Shipments of bulk products from North Shore terminals showed a favourable trend in the first six months of the year.
The shipment of grain through the Port of Vancouver, including North Shore grain terminals Cargill, G3 and JR Richardson, doubled in the first six months of 2023 compared to the same time period last year.
The rebound in grain shipments – which were up 106 per cent over the first six months of 2022 – helped offset the drop in container shipments through the port.
“Overall grain is very strong,” said Victor Pang, interim CEO and president of the Port of Vancouver.
The significant boost in figures reflects shipment of a bumper crop of grain from the Prairies during the 2022 growing season, and recovery from a drought the year before.
Shipments of bulk grain – the type handled by North Shore terminals – was up 121 per cent. Canola volumes were up 124 per cent, according to statistics released by the port, while bulk wheat shipments were up 144 per cent.
About 17 per cent of the wheat exported through Vancouver’s port terminals is shipped to Africa, while Japan and Algeria were the top two exports for Canadian wheat.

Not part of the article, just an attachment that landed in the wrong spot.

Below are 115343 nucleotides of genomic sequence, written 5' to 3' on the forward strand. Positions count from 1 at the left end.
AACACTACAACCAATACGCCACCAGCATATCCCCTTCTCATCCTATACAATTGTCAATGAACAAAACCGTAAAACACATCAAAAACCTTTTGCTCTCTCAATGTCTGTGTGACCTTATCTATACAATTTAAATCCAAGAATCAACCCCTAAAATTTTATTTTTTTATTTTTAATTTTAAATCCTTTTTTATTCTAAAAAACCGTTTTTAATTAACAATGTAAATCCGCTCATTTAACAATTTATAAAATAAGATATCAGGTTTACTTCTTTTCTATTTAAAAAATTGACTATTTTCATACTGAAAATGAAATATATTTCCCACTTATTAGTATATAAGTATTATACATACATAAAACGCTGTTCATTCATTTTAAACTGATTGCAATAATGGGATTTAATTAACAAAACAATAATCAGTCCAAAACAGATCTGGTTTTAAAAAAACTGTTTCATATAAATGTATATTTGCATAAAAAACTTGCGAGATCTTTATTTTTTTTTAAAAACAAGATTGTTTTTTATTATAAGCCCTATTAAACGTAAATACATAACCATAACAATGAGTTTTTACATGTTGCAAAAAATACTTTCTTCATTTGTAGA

Much of the uptick reflected global changes as exports of wheat from Ukraine were restricted because of the war with Russia.
Exports of potash and fertilizers like sulphur remained stable in the first six months of 2023. Volumes for potash were down about six per cent over the first six months of 2022, while sulphur was up by 20 per cent.
Figures for bulk forestry products were down, reflecting a slowdown in the global economy, while exports of metallurgic coal – the kind exported through the North Shore’s Neptune Terminals – remained stable.
Cruise ship traffic was also up 82 per cent in the first half of the year, said Pang, creating a spillover impact into hospitality and tourism industries, including those on the North Shore.
The route between Vancouver and Alaska is particularly favoured by travellers, he said.